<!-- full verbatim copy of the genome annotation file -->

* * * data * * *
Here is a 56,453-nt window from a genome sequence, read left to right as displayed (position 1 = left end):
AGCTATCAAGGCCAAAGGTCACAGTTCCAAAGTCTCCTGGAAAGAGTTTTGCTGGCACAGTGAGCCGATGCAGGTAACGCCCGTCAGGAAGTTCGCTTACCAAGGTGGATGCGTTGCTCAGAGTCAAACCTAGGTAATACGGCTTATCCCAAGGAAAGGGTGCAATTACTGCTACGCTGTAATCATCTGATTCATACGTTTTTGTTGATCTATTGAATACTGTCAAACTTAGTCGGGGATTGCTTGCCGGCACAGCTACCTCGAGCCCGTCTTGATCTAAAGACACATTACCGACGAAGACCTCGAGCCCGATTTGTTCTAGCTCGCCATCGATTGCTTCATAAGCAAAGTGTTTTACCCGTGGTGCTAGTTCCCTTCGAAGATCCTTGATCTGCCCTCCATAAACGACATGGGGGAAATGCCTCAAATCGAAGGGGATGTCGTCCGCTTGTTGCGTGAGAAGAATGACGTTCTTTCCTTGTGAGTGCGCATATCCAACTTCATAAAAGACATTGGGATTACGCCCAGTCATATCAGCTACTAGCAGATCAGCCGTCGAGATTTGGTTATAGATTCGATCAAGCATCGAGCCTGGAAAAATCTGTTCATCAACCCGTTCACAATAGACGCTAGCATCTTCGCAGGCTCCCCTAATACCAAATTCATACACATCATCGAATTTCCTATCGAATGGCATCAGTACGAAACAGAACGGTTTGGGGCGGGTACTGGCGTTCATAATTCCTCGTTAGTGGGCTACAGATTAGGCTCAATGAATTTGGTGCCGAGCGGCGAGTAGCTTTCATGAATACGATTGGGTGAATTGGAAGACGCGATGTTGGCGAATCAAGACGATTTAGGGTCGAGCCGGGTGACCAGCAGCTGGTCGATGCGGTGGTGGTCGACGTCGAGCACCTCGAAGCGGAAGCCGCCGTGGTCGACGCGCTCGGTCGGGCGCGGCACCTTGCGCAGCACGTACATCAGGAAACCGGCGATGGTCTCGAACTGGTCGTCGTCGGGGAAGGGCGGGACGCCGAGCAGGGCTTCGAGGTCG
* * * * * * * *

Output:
Here is a 56,453-nt window from a genome sequence, read left to right as displayed (position 1 = left end):
AGCTATCAAGGCCAAAGGTCACAGTTCCAAAGTCTCCTGGAAAGAGTTTTGCTGGCACAGTGAGCCGATGCAGGTAACGCCCGTCAGGAAGTTCGCTTACCAAGGTGGATGCGTTGCTCAGAGTCAAACCTAGGTAATACGGCTTATCCCAAGGAAAGGGTGCAATTACTGCTACGCTGTAATCATCTGATTCATACGTTTTTGTTGATCTATTGAATACTGTCAAACTTAGTCGGGGATTGCTTGCCGGCACAGCTACCTCGAGCCCGTCTTGATCTAAAGACACATTACCGACGAAGACCTCGAGCCCGATTTGTTCTAGCTCGCCATCGATTGCTTCATAAGCAAAGTGTTTTACCCGTGGTGCTAGTTCCCTTCGAAGATCCTTGATCTGCCCTCCATAAACGACATGGGGGAAATGCCTCAAATCGAAGGGGATGTCGTCCGCTTGTTGCGTGAGAAGAATGACGTTCTTTCCTTGTGAGTGCGCATATCCAACTTCATAAAAGACATTGGGATTACGCCCAGTCATATCAGCTACTAGCAGATCAGCCGTCGAGATTTGGTTATAGATTCGATCAAGCATCGAGCCTGGAAAAATCTGTTCATCAACCCGTTCACAATAGACGCTAGCATCTTCGCAGGCTCCCCTAATACCAAATTCATACACATCATCGAATTTCCTATCGAATGGCATCAGTACGAAACAGAACGGTTTGGGGCGGGTACTGGCGTTCATAATTCCTCGTTAGTGGGCTACAGATTAGGCTCAATGAATTTGGTGCCGAGCGGCGAGTAGCTTTCATGAATACGATTGGGTGAATTGGAAGACGCGATGTTGGCGAATCAAGACGATTTAGGGTCGAGCCGGGTGACCAGCAGCTGGTCGATGCGGTGGTGGTCGACGTCGAGCACCTCGAAGCGGAAGCCGCCGTGGTCGACGCGCTCGGTCGGGCGCGGCACCTTGCGCAGCACGTACATCAGGAAACCGGCGATGGTCTCGAACTGGTCGTCGTCGGGGAAGGGCGGGACGCCGAGCAGGGCTTCGAGGTCG